Community Development Block Grants have no role in fighting coronavirus
The unprecedented spending in the $2.2 trillion CARES Act signed into law by President Trump on March 27, 2020, is supposed to be directed solely to help the nation get through the coronavirus pandemic. Unfortunately, the legislation includes unrelated and wasteful spending, like past emergency spending bills responding to floods, hurricanes, tornadoes, terrorist attacks, and other disasters, none of which were as devastating to the entire nation as the coronavirus.
The laundry list of costly and unrelated provisions are part of the effort to take advantage of the crisis “as a tremendous opportunity to restructure the government to fit our vision,” which House Majority Whip James Clyburn (D-S.C.) announced on March 19.
One clear example of unnecessary spending is the $5 billion appropriated for the Community Development Block Grant Program (CDBG). The request for the program in H.R. 6379, the bloated House version of the CARES Act, was $15 billion, nearly five times the fiscal year 2020 appropriation of $3.4 billion. The Senate version of the bill had no CDBG money. The compromise was $5 billion, a 47 percent increase over the $3.4 billion annual budget.
The CDBG program was created in 1974 to provide flexible spending to revitalize low-income areas of cities across the country through housing rehabilitation, infrastructure investment, job creation, and public services. Numerous reports demonstrate that the more than $100 billion already spent on the program has been short on results. The CDBG funding formula fails to account for a community’s average income, so Greenwich, Conn., one of the wealthiest towns in the country, gets money. A September 2012 Government Accountability Office (GAO) report found that “some cities with higher unemployment rates received less funding per unemployed person than other cities with lower unemployment rates.”
Every president elected after the creation of the CDBG program has proposed spending cuts, reforms, or termination of the program, yet every effort has failed. An Autumn 2017 City Journal article by Stephen Malanga noted that President Jimmy Carter cited “frivolous” spending in the CDBG program during his election campaign but then expanded it after the election. President Clinton’s transition team was concerned with the mismanagement of antipoverty programs, yet nothing happened, even after an April 27, 1999 GAO report found weak management controls and no assurance that the CDBG program was being managed effectively or meeting its objectives.
During the George W. Bush administration, the Office of Management and Budget used its Performance Assessment Rating Tool to determine that the CDBG’s purpose is unclear, money is not directed properly, outcome measures are not available, and spending transparency is lacking. Significant cuts and CDBG program reforms were proposed but like prior efforts, they went nowhere.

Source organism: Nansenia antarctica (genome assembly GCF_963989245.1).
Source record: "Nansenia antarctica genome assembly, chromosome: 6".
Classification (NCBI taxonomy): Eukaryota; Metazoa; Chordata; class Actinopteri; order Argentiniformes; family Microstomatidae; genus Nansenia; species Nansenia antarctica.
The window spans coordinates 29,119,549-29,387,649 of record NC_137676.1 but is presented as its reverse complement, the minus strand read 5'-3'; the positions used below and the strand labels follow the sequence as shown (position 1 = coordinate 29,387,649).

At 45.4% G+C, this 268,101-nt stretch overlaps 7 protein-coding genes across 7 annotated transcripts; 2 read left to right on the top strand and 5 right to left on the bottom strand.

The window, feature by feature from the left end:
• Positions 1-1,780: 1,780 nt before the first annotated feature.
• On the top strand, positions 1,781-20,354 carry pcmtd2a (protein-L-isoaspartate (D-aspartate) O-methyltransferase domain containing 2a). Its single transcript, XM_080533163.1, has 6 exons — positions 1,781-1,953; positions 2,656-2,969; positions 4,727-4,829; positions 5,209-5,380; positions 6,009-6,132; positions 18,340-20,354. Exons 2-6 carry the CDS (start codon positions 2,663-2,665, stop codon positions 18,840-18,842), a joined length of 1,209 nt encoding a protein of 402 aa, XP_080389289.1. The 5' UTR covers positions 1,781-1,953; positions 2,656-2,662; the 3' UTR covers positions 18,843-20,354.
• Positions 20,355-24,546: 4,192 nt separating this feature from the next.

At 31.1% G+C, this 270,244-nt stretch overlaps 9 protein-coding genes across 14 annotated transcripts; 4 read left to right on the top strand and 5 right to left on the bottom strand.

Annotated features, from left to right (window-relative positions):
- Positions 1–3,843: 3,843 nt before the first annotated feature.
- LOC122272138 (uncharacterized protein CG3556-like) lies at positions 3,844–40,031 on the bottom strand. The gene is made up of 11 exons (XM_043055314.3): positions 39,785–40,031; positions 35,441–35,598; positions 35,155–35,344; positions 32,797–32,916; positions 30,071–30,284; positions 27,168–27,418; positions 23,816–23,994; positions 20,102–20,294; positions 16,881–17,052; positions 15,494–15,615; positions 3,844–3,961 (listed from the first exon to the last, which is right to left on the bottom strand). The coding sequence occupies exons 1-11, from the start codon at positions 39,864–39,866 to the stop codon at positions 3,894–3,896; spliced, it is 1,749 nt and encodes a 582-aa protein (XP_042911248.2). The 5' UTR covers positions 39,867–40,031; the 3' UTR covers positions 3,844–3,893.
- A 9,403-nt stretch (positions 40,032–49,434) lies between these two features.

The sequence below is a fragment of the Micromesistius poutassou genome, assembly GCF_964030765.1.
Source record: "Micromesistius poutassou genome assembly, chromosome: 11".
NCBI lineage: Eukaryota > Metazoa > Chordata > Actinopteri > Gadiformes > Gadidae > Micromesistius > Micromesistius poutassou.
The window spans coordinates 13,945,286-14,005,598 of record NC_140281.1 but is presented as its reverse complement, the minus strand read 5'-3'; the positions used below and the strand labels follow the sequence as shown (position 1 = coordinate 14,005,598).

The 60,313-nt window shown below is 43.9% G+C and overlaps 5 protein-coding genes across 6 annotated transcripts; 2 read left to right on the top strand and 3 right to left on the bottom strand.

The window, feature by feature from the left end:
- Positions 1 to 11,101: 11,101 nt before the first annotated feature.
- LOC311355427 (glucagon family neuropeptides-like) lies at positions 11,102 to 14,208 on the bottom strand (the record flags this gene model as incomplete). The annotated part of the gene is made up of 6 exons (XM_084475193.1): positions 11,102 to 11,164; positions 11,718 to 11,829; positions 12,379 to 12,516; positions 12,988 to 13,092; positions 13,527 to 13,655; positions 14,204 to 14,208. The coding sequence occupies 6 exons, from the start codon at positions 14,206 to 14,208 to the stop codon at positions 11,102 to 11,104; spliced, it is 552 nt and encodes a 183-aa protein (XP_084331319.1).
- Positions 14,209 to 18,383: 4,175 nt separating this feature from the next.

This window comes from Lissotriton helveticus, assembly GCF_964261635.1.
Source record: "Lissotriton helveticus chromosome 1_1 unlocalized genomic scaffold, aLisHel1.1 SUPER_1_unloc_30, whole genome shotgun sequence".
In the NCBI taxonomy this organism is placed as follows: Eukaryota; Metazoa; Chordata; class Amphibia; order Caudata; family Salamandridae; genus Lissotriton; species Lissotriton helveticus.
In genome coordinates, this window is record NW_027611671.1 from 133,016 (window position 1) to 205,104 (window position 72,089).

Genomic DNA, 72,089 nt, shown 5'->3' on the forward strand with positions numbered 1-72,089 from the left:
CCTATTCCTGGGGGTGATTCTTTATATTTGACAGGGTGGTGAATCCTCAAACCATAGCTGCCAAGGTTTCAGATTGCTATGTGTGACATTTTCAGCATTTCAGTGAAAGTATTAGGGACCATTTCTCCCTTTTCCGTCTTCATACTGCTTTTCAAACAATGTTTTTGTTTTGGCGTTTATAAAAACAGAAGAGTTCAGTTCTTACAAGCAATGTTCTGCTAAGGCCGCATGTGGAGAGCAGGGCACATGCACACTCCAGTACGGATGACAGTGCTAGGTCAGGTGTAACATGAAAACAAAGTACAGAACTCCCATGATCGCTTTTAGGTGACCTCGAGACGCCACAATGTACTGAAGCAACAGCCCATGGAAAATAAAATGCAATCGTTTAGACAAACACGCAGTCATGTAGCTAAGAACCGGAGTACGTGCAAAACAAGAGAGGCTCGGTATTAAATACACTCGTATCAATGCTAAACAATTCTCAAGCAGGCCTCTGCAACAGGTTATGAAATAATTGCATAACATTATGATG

Former President Obama recommended reducing CDBG funding because of the difficulty in measuring and evaluating outcomes. President Trump’s budgets between FYs 2018 and 2020 recommended eliminating the entire CDBG program.
In fiscal years 1999 and 2000, there were 782 earmarks for the CDBG program, costing taxpayers $451.4 million. These projects are emblematic of the hundreds of millions of dollars that have been wasted in the CDBG program since its inception.
The Congressional Research Service has analyzed provisions of the CARES Act. The April 6, 2020 report on CDBG funding noted that $2 billion will be spent under the conventional formula, $1 billion will go outside of that formula, and $2 billion will be allocated based on factors defined by HUD at the discretion of the secretary. In other words, a potential slush fund.
The HUD Office of Inspector General issued 14 reports on the use of CDBG funds by state and local governments in 2017 and 2018, mostly related to disaster grants like those being funded in the CARES Act. Only two of the grantees used the money appropriately.
Four years after $19.7 billion in CDBG money was appropriated for Louisiana and Mississippi following Hurricane Katrina, the GAO reported that the funding was difficult to deliver, along with “misunderstandings, confusion, and program delays.” HUD determined that “the CDBG program is not a formal part of the government’s disaster recovery programs.” Yet, the same mistakes are being repeated with the $5 billion appropriation in the CARES Act.
Despite years of attempting to kill or reform the CDBG program, it has survived, and somehow House Democrats believe it is vital to helping the country recover from the devastation wrought by the coronavirus. Instead, it will only add to the economic misery of the American people.
Tom Schatz is president of Citizens Against Government Waste.
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